A Review of 6th Edition…So Far: Part 5

space marine codexSeptember was the much awaited release of the new Space Marine codex.  And holy crap, did it rock.  New tactical squad, centurions, stalker/hunter, and a plastic librarian.  Personally I liked them all except the assault centurions.  The codex was now no longer ultramarine focused, presenting rules to play ultramarines, iron hands, imperial fist, white scars, raven guard, salamanders, and black templar.  Fluff sections also supported this.

Overall I think this was a very balanced codex.  It presents many options in terms of list builds within each chapter.  There are dominant builds and some weaker chapter tactics, but overall no one list seems to be the predominant list.  It is definitely below the tau and eldar on the power curve, but it is by no means a weak codex.

The codex was received with much joy by shoereaper as his space sharks received their own chapter tactics through a forgeworld update.  The lord primarch also rejoiced at the rejuvenation of his beloved ultramarines.  Even I was inspired by the codex to finally start a space marine army (Iron Hands).  We have seen many space marine armies on the table in our local group.

More codex supplements followed the release of the space marines.  Black legion for the chaos space marines sentinels of terra and clan raukaan for space marines.  Once again, great fluff sections from these new supplements.  I have only read the clan raukaan supplement, and it was a fantastic read.  The rules for these supplements were good, not earth shattering or broken as far as we can tell.  There are even about half a dozen mission in the back that one day I want to run through.

Next up was a digital release, the Inquisitor supplement.  This supplement didn’t really introduce new rules to play with the inquisitors available in the grey knight codex.  What it did introduce was a new ally slot, the inquisitorial ally.  These units can be taken without using up the allied detachment slot.  So, in theory, three separate armies can be taken in the same list.  And thus the first change in the force organization chart since 6th edition began.  I haven’t seen this codex in action yet.

escalationstronghold assaultThen December rolled in.  The change it brought we are still sorting out.  First came the two books that should be one in my mind, Stronghold Assault and Escalation.  Stronghold assault brought in tons of fortifications including void shields.  The rules for it have some areas that need cleared up, but nothing to broken out of that book.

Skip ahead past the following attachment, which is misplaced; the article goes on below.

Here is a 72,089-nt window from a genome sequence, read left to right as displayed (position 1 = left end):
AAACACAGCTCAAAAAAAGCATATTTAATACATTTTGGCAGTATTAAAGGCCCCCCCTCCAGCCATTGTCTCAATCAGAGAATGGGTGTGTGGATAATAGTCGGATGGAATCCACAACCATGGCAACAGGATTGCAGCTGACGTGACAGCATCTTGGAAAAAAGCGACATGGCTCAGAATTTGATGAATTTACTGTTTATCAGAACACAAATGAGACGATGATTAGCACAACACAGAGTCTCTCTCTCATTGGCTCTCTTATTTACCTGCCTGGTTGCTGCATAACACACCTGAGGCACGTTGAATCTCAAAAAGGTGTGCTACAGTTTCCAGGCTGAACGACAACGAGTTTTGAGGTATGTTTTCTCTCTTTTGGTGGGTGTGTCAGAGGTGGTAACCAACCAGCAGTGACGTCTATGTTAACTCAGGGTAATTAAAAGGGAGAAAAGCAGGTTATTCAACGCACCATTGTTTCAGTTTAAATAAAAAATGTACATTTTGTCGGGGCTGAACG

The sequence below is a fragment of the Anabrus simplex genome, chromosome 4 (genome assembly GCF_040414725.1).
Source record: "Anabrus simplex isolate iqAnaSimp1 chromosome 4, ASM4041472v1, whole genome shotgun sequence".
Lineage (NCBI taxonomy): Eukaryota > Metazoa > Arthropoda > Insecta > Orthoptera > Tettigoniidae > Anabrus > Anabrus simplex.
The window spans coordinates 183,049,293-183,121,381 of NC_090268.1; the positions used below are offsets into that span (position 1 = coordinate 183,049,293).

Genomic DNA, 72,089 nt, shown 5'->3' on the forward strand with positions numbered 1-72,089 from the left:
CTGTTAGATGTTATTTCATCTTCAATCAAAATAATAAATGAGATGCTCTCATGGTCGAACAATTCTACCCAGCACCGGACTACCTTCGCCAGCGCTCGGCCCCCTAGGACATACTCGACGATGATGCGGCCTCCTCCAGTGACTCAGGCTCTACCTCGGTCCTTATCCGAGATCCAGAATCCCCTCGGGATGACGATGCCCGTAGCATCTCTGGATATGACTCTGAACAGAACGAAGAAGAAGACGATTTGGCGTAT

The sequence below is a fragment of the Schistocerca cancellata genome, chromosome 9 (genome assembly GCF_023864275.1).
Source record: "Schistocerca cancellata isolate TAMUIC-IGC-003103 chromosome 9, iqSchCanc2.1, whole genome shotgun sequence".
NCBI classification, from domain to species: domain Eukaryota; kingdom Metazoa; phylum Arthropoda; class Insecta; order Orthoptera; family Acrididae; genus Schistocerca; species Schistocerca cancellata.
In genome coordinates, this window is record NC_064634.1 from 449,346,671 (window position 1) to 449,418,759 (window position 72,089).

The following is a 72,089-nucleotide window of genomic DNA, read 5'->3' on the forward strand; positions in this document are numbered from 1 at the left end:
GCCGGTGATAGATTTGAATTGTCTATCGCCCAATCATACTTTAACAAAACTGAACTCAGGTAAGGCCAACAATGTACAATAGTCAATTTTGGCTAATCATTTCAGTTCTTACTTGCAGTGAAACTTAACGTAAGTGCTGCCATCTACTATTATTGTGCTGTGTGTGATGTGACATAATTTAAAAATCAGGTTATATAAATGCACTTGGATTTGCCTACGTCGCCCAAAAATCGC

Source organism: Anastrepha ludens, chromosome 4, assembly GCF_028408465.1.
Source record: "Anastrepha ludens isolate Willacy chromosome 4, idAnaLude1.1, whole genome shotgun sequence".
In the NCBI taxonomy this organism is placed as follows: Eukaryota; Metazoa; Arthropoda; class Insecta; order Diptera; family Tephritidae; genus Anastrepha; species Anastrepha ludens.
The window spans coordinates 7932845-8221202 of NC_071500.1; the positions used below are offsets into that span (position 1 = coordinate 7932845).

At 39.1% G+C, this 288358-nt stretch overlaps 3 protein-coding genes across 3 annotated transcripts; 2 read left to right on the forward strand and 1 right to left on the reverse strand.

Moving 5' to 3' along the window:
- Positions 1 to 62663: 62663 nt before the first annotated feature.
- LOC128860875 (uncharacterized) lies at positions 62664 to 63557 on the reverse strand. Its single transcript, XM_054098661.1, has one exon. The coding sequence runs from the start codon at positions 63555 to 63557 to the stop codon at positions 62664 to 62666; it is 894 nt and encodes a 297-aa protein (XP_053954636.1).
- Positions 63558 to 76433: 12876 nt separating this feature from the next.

Escalation on the other hand is hotly debated as the most unbalanced rule set out there.    The introduction of super heavies and D weapons are extremely powerful.  The worst offender seems to be the eldar revenant titan.  More worrying to most gamers was the statement by GW that this rule set was not an optional expansion but a part of regular 40k.  Fear of lords of war running around the gaming tables prevailed.  But so far those fears have not materialized.  I would like to play a game or two of escalation before passing judgment on it.  Interesting side note, since then the great Jervis “Do It For Your Fucking Self” Johnson has said in a recent white dwarf that the 40k rule set is like a buffet, pick and choose which rules you want to follow.

December also brought us the advent calendar.  Daily digital releases from GW.  The biggest splash of which was data slates.  Essentially allowing yet another way to bring a separate codex’s troops without using the allied detachment slot.  This time though, the formation presented was very specific in the units you could take.  The possibilities presented now seemed nearly endless.

Along with data slates, new missions and a new versions of kill teams was released.  I hadn’t had a chance to play the new missions.  I have had a chance to play the kill team rules.  They seem pretty simple and balanced.  Units preform differently in kill teams than in regular 40k.  Definitely worth a try.

Finally, in January we get the release of the tyranid codex.  Initial impressions on the internet were very bad.  Complaints ran rampant over the loss of the spore pod, worse outcome of the instinctive behavior table, and the loss of access to biomancy.  There was much screaming and internet rage to be found.

As it plays out though, I feel like the codex does have some strengths though.  Large hordes of cheap bugs soak up fire really well.  Swarm lord is still tough as nails (he ate 3 warbosses in a single game and lived to tell the tail).  I have heard good reports about the exocrine and hive crone, but have not seen them in play.  The flying hive tyrant can deal out a tone of damage.  I think as time goes on, we will see this codex turn out to be stronger than initial thought.

And there you have it.  The end of our review.  We already have articles up on the knights by Ralshenik and myself.  I think Ralshenik is also working on a review of the Crimson Slaughters, a book I know he likes.  Now that we are finished looking back, it is time to look forward (to guard/Astra Militara and hopefully some orks and blood angels eventually)

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